We generally think of emotional intelligence as a positive quality, one that can help you manage conflict or establish deeper relationships. But in my book, EQ Applied, I describe how one could also use their knowledge and understanding of emotions to motivate or even manipulate others with the sole intent of strategically achieving a goal.
Once that goal is reached, or when individuals are no longer helpful to pursuit of the goal, they are discarded with little or no concern for their well-being.
While it’s likely that Musk truly believes his own rhetoric, what he’s trying to achieve–namely, getting people to buy into the mission of “saving the world” by working themselves to the bone–simply isn’t sustainable.
And it’s hurting Tesla employees in the process.
In contrast, the most effective mission-driven organizations encourage balance and taking care of one’s self. They realize that anything other than that is foolish and will hurt the cause in the end, in the form of damaged workers and, subsequently, damaged culture.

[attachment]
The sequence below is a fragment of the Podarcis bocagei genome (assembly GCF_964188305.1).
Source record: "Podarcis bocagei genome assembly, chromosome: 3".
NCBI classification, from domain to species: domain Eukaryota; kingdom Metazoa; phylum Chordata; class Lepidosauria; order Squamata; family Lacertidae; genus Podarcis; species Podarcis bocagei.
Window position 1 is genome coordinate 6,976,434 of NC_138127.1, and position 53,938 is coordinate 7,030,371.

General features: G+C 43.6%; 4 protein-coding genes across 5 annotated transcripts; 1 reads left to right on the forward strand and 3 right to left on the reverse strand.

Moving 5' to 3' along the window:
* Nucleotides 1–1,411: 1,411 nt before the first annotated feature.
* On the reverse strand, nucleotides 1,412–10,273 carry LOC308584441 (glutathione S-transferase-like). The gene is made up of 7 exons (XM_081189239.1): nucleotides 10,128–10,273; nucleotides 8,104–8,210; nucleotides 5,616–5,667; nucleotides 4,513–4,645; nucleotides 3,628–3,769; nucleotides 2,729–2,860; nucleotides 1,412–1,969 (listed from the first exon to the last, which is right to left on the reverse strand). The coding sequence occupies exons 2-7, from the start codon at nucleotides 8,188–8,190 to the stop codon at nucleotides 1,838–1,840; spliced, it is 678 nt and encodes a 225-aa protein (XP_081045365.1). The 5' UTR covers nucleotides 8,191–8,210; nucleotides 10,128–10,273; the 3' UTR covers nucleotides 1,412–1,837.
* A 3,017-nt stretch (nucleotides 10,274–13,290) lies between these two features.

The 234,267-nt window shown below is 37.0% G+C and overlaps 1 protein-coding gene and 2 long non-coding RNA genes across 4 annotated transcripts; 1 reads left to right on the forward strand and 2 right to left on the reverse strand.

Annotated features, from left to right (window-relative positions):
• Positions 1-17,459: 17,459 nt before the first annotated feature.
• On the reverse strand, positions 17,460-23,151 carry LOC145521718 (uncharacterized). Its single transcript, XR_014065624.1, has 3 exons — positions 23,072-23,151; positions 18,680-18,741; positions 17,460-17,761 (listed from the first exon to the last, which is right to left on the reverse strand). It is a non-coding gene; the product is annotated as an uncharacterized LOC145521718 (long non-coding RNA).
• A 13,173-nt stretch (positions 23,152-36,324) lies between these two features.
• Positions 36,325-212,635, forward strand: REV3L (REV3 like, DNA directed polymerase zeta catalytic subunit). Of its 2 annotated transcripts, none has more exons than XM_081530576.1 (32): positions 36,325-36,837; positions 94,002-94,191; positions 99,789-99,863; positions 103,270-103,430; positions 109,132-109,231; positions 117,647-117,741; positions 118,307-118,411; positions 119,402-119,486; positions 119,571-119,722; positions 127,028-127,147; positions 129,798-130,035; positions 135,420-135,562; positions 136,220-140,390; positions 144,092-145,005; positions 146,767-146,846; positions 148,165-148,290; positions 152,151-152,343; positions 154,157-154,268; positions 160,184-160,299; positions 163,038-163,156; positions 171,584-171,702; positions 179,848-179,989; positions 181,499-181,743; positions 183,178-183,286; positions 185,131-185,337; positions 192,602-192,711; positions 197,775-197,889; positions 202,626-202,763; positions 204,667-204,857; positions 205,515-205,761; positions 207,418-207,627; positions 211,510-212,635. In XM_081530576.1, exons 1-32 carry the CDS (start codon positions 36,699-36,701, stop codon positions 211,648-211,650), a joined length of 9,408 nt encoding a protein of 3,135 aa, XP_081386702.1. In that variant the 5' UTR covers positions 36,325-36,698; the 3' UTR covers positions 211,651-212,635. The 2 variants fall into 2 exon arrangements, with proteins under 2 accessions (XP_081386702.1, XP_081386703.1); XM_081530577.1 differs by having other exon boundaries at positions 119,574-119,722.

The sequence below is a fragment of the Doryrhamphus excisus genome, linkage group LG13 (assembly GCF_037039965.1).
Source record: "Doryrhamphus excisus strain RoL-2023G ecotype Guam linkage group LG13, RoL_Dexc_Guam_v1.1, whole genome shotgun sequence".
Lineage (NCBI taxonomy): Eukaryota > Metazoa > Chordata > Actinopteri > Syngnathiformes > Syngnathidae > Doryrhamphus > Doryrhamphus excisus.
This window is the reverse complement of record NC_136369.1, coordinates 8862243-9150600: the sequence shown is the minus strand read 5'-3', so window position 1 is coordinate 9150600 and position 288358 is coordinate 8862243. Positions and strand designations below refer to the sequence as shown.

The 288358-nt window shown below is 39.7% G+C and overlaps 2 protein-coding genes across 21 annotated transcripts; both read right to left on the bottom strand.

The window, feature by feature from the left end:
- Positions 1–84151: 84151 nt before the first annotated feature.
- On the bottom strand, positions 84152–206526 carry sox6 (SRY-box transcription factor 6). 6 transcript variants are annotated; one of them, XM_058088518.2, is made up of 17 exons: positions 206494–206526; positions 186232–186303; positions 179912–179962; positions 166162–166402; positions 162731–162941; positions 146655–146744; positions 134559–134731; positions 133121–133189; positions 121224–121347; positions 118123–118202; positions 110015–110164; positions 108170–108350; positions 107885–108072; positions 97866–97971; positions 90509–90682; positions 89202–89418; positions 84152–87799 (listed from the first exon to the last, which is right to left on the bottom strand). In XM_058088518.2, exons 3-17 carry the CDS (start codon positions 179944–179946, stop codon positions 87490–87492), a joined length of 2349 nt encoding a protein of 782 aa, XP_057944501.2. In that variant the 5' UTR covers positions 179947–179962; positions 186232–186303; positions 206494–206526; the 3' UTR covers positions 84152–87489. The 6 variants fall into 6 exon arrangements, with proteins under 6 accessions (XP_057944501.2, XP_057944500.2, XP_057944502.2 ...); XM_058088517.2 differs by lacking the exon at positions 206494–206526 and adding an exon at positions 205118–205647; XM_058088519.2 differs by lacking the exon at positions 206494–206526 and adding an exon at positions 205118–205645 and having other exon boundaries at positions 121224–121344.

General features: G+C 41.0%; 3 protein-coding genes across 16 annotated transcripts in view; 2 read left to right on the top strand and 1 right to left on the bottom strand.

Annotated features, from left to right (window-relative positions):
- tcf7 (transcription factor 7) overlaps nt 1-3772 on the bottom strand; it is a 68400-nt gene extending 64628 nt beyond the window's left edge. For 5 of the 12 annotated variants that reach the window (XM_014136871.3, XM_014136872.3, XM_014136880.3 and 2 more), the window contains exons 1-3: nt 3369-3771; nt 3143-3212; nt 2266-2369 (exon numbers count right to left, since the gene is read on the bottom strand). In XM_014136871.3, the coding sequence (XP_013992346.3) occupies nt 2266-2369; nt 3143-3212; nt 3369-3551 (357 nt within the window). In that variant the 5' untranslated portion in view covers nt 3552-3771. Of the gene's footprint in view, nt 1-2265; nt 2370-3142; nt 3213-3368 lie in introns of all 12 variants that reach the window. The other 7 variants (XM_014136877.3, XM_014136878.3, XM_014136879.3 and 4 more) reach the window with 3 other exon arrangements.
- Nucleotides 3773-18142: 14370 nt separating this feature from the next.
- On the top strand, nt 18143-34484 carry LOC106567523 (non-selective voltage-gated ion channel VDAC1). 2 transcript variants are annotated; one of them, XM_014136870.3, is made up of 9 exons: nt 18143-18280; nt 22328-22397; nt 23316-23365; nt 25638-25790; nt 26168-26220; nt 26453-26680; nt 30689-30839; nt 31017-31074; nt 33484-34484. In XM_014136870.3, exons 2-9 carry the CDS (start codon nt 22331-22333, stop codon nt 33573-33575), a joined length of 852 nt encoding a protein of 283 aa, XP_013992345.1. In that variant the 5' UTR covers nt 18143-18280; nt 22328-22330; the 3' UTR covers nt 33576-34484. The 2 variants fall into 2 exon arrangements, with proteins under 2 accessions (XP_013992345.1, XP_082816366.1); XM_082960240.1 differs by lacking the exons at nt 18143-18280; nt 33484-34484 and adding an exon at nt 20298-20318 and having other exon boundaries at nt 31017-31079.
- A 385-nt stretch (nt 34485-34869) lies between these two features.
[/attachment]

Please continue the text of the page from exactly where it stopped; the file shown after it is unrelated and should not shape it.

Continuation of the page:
Yes, the best organizations use their messaging to inspire their people and reach them on an emotional level. But they do so while keeping their individual needs in mind.
The best organizations encourage their people to get enough sleep, by not sending emails at 1:00 in the morning.
The best organizations encourage their people to take time off, by providing an adequate vacation policy–and encouraging company leaders to set the right example by not working on their own vacations.
The best organizations set a pace their people can maintain indefinitely. Because they realize that long-term success is brought about, not necessarily by those who are the fastest or who work the longest days, but by those who are steady and reliable.
By keeping the big picture in view, and treating their employees as real people–as opposed to disposable commodities–the best organizations inspire company loyalty.